Depending on which research firm report you read, 2003 holiday sales saw modest to strong improvement over last year, thanks largely to sales of tech toys, such as cell phones, digital cameras, High-Definition Televisions (HDTVs), and MP3 players. Weather problems in the Northeast during mid-December had analysts worried that the 2003 sales figures would decline sharply year over year, but a post-Christmas spending surge aided holiday sales. A huge increase in gift card sales during the holidays led to the post-Christmas spending surge. Internet-based shopping also rose dramatically this year, with e-tailers such as Amazon.com posting strong gains over 2002.
After analyzing sales at more than 30,000 retail outlets, ShopperTrak reported that holiday sales during the week of Christmas jumped 24.6 percent over last year, helping the December total leap 6 percent year over year. Sales in November 2003 were also up 5 percent year over year. "This should be the strongest holiday retail season since 1999," said Michael Niemira, the lead consultant at ShopperTrak. Holiday sales in 1999 rose 5.4 percent year over year. By comparison, holiday sales in 2002 rose just 0.5 percent year over year.
The International Council of Shopping Centers (ICSC) issued a report that noted that holiday sales were up by as much as 4.5 percent year over year. ICSC compiles its data from a group of major department, discount, and retail chain stores across the United States. Meanwhile, MasterCard Advisors, a division of MasterCard International, reported that total holiday sales, adjusted for the extra day this holiday season, were up 6.5 percent compared to 2002. According to MasterCard Advisors, Internet-based and consumer electronics stores posted the strongest gains, whereas toy stores fell the hardest, posting a 7.7 percent decline. Not to be outdone, Visa reported a 14.2 percent increase in sales year over year.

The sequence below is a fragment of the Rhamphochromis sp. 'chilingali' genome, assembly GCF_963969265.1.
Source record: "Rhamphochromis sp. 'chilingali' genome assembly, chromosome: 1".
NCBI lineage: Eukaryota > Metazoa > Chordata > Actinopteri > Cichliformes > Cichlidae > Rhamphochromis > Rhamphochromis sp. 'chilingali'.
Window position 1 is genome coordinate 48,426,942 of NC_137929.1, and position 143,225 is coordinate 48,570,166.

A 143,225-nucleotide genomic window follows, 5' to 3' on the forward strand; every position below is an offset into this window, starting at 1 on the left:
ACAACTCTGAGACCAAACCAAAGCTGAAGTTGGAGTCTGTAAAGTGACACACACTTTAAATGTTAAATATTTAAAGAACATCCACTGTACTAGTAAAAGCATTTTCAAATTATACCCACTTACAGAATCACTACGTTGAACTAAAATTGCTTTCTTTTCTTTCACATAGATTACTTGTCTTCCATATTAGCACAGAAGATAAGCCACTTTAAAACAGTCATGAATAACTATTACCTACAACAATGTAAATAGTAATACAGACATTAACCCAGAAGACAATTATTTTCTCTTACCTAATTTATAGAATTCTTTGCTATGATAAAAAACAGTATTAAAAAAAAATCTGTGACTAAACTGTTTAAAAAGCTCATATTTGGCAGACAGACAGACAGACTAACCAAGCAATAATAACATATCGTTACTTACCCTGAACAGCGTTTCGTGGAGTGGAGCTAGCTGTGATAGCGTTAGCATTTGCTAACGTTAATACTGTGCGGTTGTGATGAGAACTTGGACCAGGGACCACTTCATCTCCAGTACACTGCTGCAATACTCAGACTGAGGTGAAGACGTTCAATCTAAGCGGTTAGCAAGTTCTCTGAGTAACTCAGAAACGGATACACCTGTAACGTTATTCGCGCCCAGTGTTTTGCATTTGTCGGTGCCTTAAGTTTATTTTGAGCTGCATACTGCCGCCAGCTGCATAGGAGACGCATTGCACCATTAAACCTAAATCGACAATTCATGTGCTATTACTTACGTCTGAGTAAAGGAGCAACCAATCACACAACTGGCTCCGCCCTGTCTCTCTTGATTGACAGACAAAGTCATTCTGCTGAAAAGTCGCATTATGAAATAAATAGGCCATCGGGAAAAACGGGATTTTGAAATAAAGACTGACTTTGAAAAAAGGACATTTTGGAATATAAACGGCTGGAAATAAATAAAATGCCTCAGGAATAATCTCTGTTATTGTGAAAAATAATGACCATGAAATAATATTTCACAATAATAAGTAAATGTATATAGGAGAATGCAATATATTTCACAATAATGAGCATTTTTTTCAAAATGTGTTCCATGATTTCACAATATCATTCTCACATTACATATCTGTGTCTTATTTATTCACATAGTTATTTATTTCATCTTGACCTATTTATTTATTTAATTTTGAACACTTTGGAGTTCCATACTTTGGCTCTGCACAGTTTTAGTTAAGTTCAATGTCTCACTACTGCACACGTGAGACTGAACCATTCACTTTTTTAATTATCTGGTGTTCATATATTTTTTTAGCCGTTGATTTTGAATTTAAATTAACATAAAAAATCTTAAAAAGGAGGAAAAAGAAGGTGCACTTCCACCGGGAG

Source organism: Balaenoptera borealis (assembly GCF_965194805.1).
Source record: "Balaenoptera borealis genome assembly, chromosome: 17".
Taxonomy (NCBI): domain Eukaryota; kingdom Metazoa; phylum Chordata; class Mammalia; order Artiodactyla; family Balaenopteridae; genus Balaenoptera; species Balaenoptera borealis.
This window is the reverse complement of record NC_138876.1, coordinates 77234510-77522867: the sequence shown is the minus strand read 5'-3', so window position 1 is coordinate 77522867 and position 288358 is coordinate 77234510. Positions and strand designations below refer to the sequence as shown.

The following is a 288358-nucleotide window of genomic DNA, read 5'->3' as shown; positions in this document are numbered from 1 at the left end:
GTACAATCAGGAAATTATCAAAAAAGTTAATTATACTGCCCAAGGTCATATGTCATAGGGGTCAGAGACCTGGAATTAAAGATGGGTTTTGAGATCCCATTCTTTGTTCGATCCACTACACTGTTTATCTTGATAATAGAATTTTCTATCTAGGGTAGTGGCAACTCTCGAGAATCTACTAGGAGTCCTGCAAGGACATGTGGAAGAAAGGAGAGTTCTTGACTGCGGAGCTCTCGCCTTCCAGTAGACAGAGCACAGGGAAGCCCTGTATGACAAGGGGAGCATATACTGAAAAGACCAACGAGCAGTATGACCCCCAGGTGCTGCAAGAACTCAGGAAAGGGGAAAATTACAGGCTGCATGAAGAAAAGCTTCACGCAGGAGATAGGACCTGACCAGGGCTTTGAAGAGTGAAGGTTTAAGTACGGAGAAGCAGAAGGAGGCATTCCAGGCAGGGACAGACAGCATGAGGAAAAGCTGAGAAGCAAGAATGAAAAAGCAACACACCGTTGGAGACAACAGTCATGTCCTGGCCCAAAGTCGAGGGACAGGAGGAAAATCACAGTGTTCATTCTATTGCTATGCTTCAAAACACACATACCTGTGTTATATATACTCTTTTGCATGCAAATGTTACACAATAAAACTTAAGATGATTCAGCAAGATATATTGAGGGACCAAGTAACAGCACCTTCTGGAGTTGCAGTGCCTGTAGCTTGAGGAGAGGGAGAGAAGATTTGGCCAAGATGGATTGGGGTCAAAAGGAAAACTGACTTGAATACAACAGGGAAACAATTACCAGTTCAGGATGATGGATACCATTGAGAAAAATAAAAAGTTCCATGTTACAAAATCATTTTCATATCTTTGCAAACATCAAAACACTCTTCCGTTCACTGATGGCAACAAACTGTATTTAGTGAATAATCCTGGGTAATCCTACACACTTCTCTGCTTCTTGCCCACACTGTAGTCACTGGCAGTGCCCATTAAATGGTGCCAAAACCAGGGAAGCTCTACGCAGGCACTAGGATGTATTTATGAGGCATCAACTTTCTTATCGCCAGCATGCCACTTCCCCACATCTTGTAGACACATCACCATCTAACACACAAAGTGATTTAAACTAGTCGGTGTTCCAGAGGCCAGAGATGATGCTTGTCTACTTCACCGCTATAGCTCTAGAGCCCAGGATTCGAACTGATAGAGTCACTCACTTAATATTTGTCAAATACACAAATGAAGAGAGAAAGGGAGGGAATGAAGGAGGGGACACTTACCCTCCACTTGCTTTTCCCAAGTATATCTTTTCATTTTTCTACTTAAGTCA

Total online sales should exceed $100 billion in 2003, up 42 percent from last year, according to Forrester Research. Thanks to the 24 x 7 nature of the Internet and to the $17 million in Internet-capable gift card sales, Christmas day has become a big shopping day as well, with sales hitting $85 million this year. Because 2003 is the first year that most gift cards have worked online, it's the first year that analysts have tracked Christmas day sales. Also helping matters is the proliferation of broadband Internet accounts, which make browsing e-commerce sites quicker.
Meanwhile, e-tailer Amazon.com reported its busiest holiday season ever, with the company setting a single-day sales record of more than 2.1 million products, which is about 24 items ordered every second. The company also shipped more than 1 million products to customers on its busiest day. It reported that more than 99 percent of its orders were delivered in time for Christmas. In addition, Amazon.com sustained a usage peak of more than 630,000 customers during a 60-minute period on December 15.